A group of some 40 reporters were flown to Nan on Saturday to cover a gathering by hundreds of local residents, police officers and soldiers. Together, they hailed 32 households’ decision to voluntarily end their encroachment on 300 rai of forestland. The families are hopeful that Banthoon’s initiative will help them survive now that their cultivatable land has been taken away.
Supachai Chearavanont was there, representing Charoen Pokphand Group. The agricultural conglomerate is a big piece of the jigsaw Banthoon is piecing together as a model to sustainably preserve forestland. If CP can come up with a way to maintain farmers’ income level without the need to cultivate the forest, it should discourage them from further encroachment for good.
Reporters were greeted with quite a scene, as Banthoon and Supachai sat lunching together on a makeshift bamboo bench in the steamy heart of the Nan forest. The two men were soaked with sweat but wreathed in smiles after a morning spent planting bamboo on the reclaimed forestland.
Stranger still was that reporters had earlier been invited to watch a documentary in which CP was blamed for contributing to forest encroachment in Nan, through the unending demand for corn from animal-feed mills. That message was not mentioned in the presence of Supachai. In fact, it was conservationists and concerned locals who invited him to Saturday’s event.
Anyone who watched the documentary would say that CP owed a good deed, having played a background role in the encroachment for some time. Yet that prompted me to ask myself a question: How many other feed-mill companies will think of doing the same? Will they dare join the project – or will they shy away, fearing that negative public feeling against them will remain despite the good deed?
Hopefully, they won’t shy away. The reality is that, along with consumers, private companies have a crucial role to play in preserving the forests.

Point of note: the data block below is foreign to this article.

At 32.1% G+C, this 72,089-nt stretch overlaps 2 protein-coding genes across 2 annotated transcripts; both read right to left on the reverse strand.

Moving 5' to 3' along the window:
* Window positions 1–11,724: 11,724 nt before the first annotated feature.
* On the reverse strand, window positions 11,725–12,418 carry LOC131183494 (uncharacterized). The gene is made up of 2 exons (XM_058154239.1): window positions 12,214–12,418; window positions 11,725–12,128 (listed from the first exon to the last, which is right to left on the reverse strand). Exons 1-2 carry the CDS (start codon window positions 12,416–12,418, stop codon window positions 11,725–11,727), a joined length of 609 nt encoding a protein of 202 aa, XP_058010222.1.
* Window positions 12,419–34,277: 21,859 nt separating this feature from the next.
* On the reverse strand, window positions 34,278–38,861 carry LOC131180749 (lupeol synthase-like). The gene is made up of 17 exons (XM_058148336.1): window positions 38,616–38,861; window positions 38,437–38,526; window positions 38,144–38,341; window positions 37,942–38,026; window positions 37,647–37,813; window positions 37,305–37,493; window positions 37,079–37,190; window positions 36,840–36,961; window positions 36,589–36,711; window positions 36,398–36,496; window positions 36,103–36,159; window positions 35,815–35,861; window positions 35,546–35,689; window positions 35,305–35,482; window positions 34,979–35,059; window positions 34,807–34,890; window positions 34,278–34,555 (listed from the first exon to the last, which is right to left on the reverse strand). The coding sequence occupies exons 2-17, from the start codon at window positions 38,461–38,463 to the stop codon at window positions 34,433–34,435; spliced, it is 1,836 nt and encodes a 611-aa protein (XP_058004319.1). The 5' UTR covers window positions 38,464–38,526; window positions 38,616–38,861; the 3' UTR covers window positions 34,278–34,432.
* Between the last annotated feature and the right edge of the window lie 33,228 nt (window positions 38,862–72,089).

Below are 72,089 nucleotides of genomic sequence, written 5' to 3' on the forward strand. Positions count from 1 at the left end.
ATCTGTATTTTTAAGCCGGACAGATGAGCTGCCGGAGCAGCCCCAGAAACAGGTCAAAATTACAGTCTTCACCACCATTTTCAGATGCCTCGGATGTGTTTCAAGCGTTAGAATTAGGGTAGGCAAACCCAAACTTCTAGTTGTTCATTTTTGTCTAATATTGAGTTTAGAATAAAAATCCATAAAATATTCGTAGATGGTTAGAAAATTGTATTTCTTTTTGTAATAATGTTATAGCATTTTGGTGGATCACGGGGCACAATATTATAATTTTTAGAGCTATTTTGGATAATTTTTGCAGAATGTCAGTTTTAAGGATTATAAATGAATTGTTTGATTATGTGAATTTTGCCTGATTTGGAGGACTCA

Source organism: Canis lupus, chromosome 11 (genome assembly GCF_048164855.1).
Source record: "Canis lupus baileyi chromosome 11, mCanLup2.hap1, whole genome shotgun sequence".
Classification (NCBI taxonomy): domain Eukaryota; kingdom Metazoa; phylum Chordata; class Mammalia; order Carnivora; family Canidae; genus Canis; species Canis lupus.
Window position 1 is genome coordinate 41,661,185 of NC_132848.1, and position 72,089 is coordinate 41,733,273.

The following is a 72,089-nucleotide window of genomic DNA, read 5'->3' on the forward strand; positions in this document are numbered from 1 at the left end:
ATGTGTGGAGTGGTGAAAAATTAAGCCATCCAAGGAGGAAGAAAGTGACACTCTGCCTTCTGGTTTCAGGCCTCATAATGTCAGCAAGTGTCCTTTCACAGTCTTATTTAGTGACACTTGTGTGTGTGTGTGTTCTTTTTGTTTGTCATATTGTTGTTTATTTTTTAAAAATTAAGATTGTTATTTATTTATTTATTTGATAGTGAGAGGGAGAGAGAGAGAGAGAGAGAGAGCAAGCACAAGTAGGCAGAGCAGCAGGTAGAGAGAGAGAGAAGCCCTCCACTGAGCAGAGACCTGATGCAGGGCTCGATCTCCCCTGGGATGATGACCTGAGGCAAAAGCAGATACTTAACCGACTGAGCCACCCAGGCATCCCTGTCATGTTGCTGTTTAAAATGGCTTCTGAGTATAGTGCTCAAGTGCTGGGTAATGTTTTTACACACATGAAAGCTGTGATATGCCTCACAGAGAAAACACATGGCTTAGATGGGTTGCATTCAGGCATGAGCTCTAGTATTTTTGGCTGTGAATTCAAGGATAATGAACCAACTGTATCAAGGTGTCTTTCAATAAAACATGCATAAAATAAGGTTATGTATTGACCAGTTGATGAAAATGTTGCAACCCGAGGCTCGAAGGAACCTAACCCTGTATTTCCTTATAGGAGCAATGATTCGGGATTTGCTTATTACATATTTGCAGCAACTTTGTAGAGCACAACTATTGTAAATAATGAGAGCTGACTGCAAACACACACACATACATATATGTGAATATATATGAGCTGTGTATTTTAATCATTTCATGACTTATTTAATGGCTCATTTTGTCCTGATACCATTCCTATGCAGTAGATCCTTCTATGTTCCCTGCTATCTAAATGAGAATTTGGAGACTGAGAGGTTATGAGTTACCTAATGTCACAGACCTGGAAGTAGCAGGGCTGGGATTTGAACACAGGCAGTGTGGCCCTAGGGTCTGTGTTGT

A key motivation for forest encroachment is to grow crops.
This is where the issue of food wastage becomes an important part of the equation.
According to the Pollution Control Department, 42.11 per cent of all waste collected in Bangkok in 2007 was food waste. That amounts to an average of over 4 tonnes per day. This daily avalanche from the tables of everywhere from five-star hotels to street food stalls and households is a stunning waste of natural resources, namely the land and water needed to grow vegetables and the animal feed needed for meat.
Meanwhile the campaigns to reduce waste are mostly targeted at recycling – though waste management remains a big problem in Bangkok and elsewhere.
More serious efforts to reduce food consumption could be a way of protecting our natural treasures. A study by a Royal Forestry Department officer notes that any the relief brought by the logging ban was short-lived as forests are now under pressure from agricultural expansion, intensified shifting cultivation and poaching.
According to one member of a conservation network in Nan, farmers are also being paid to cut clearings in a 2,500-rai section to cultivate corn and rubber trees, while leaving surrounding trees in place so as to fool government officials into believing the forest is free of encroachment. Equipment to make drugs was also discovered in the same stretch of forest.
“We caught one culprit red-handed as he delivered food to the workers. There were about 10 of them. We are seizing the land back from them,” she said.
Witnessing the event on Saturday, she was hopeful that more private companies would join the initiative to re-cultivate the forests and get local communities on board to aid the conservation efforts.
What amused me most during the two-day trip was a question posed to Banthoon: How would this conservation project benefit Nan’s tourism industry, given that the province’s key attraction is nature?
The question was superfluous. Though Banthoon has cited his love of history as a reason for his decision to settle in Nan, his 22-rai chalet-style house is nestled in the forest. That speaks loudly of his love for the natural beauty of the province, which most tourists experience in the lush and chilly highlands of Doi Phu Kha National Park.
It also helps explain why he initiated this project and took the trouble to seek a personal meeting with Dhanin Chearvanont, the big boss of CP. And he is committed to selling this idea to other captains of industry.
Let’s hope that the model CP is working on with Nan communities bears fruit and becomes a sustainable solution to conserving our forests.